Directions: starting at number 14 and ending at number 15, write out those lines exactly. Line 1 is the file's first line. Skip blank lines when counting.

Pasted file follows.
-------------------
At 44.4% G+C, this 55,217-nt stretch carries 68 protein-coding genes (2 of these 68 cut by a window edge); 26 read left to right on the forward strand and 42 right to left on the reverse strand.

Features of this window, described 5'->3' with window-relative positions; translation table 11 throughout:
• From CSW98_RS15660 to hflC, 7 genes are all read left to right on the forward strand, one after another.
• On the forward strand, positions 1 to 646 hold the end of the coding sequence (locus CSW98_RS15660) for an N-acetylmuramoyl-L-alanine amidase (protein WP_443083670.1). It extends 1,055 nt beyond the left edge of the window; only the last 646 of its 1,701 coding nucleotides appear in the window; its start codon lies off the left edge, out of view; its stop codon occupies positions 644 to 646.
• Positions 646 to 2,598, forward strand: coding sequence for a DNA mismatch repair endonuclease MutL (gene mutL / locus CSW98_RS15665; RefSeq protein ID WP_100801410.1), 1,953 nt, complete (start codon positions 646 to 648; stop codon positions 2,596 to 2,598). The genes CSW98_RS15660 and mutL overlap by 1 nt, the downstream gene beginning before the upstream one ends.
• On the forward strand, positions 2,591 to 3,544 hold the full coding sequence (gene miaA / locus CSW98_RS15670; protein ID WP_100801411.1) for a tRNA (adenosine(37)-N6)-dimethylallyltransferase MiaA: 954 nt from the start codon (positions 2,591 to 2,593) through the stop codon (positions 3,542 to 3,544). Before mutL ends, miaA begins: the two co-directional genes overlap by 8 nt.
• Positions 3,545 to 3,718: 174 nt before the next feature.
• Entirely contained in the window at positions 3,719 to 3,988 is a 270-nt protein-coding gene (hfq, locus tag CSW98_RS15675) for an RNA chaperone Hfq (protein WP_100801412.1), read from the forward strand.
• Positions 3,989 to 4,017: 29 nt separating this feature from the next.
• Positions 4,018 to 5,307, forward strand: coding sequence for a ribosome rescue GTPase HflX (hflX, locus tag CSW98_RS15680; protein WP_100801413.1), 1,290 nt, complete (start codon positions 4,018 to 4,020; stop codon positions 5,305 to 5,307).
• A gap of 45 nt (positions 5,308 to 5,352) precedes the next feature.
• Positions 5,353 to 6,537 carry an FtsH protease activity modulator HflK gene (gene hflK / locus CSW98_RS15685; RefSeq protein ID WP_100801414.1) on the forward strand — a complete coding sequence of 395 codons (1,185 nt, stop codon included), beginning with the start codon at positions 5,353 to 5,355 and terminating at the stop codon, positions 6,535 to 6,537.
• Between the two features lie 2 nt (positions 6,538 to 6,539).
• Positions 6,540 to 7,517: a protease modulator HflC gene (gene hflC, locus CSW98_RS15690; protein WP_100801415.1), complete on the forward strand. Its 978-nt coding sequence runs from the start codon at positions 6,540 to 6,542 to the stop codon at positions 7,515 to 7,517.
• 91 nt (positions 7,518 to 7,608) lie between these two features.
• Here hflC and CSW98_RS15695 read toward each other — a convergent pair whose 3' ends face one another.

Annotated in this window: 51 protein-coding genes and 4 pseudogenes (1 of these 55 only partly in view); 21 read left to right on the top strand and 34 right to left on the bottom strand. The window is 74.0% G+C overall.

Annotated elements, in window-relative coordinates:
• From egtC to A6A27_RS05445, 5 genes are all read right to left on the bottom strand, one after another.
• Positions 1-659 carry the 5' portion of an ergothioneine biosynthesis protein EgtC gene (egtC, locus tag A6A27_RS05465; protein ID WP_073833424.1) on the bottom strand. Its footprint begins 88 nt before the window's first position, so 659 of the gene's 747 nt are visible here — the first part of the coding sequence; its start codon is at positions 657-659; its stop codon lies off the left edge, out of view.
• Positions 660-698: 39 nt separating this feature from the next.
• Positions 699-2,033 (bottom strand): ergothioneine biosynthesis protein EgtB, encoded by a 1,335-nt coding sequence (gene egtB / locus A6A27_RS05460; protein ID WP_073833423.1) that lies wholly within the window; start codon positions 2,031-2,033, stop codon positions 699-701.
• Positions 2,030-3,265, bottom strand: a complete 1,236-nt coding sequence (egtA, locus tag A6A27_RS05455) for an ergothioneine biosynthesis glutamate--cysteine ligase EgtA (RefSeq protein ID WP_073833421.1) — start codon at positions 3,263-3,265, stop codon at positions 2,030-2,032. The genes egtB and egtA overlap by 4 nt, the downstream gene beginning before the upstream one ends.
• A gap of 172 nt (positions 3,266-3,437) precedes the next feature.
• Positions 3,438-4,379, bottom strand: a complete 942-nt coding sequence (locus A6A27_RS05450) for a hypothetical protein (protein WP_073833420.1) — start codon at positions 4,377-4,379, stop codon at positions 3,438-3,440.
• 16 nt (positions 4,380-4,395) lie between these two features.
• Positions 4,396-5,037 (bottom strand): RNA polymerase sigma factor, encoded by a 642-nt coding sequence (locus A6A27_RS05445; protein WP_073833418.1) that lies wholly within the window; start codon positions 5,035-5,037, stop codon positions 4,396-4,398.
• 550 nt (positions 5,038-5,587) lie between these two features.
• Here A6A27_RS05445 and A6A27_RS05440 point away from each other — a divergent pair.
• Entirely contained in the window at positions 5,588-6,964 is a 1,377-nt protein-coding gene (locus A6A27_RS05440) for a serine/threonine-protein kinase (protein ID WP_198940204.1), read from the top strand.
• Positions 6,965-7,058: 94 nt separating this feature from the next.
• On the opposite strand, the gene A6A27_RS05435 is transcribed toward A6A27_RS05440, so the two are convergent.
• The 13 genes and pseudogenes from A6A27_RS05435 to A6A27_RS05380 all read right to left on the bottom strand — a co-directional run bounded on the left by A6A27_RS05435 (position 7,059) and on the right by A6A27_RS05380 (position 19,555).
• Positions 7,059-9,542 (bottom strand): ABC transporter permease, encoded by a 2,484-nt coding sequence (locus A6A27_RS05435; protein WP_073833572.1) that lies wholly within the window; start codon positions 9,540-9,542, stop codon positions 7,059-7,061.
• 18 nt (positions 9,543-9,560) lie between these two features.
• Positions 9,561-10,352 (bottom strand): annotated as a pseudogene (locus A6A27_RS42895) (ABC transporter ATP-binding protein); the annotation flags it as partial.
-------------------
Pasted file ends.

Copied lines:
• Positions 6,540 to 7,517: a protease modulator HflC gene (gene hflC, locus CSW98_RS15690; protein WP_100801415.1), complete on the forward strand. Its 978-nt coding sequence runs from the start codon at positions 6,540 to 6,542 to the stop codon at positions 7,515 to 7,517.
• 91 nt (positions 7,518 to 7,608) lie between these two features.